David Harrower's first and best-known play, Knives and Hens (1995), was a drama of jealousy and sexual power-struggles set in a sparse, medieval society, so austere and limited in language as to seem almost abstract. In comparison, Blackbird, set in the 21st century and dealing with the ever-urgent subject of child sexual abuse, seems almost topical, recent anxieties about sex offenders in schools only making it seem more relevant. But Peter Stein's West End production questions how much this new topicality is an illusion.
The play is set in the functional, garbage-strewn locker-room of a company on a British industrial estate (nicely realised by Ferdinand Wögerbauer's set). Here, Una confronts Ray, with whom she had a sexual relationship 15 years earlier, when he was 40 and she was 12. At first, he assumes she seeks vengeance, or closure, or something, but it is more complex: for both of them their former relationship was more than a simple dichotomy of abuser and victim. She assures him she wanted and valued sex with him; he has never had sexual feelings for any other girl so young. Was their relationship in fact an affair? Were they in love?
Harrower creates an uneasiness about our categories of relationships, a nagging sense that our vocabulary is rarely up to the job. Jodhi May and Roger Allam are assured and disconcertingly changeable - at first, she oozes sexual confidence and righteous indignation, while he is constrained and anxious - but the roles are often reversed, inverted, transformed.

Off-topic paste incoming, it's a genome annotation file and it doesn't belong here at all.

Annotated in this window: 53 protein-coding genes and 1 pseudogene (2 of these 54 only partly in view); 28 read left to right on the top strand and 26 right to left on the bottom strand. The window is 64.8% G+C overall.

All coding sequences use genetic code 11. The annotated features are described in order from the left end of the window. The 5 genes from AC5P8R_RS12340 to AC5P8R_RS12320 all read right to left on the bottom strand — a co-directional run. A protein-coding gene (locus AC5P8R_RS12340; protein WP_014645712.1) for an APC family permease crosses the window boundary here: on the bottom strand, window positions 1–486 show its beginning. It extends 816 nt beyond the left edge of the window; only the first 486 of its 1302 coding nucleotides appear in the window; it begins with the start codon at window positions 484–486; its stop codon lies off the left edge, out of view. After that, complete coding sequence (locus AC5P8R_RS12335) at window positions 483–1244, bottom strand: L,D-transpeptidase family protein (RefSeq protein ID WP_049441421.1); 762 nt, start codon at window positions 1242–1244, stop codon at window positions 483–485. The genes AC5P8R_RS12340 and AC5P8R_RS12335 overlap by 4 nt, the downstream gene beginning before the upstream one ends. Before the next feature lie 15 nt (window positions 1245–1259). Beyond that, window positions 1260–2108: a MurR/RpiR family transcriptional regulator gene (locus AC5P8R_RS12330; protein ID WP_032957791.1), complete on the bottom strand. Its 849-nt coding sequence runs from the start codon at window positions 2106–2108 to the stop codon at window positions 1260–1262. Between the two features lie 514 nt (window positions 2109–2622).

If anything, roles are reversed too often: towards the end of its two hours the play feels a little random and repetitive, and you wonder where it is heading. May goes to leave once or twice too often, and while a latetwist confirms that Harrower isn't trying to replace his audience's easy certainties with his own, it also feels slightly effortful. Here, a final tableau shows Ray and Una wrestling in a car park (with real car and exhaust fumes!). It seems startlingly clumsy for a director of such status, and purely as a spectacle it is ludicrous. But the slippage between violence and sex pulls the focus back a little, clarifying that the play is not about child abuse as such, but about how any sexual relationship can be shadowed by abuse, and how an abuser and a victim can collude. Harrower, it seems, is still tackling the same timeless questions.
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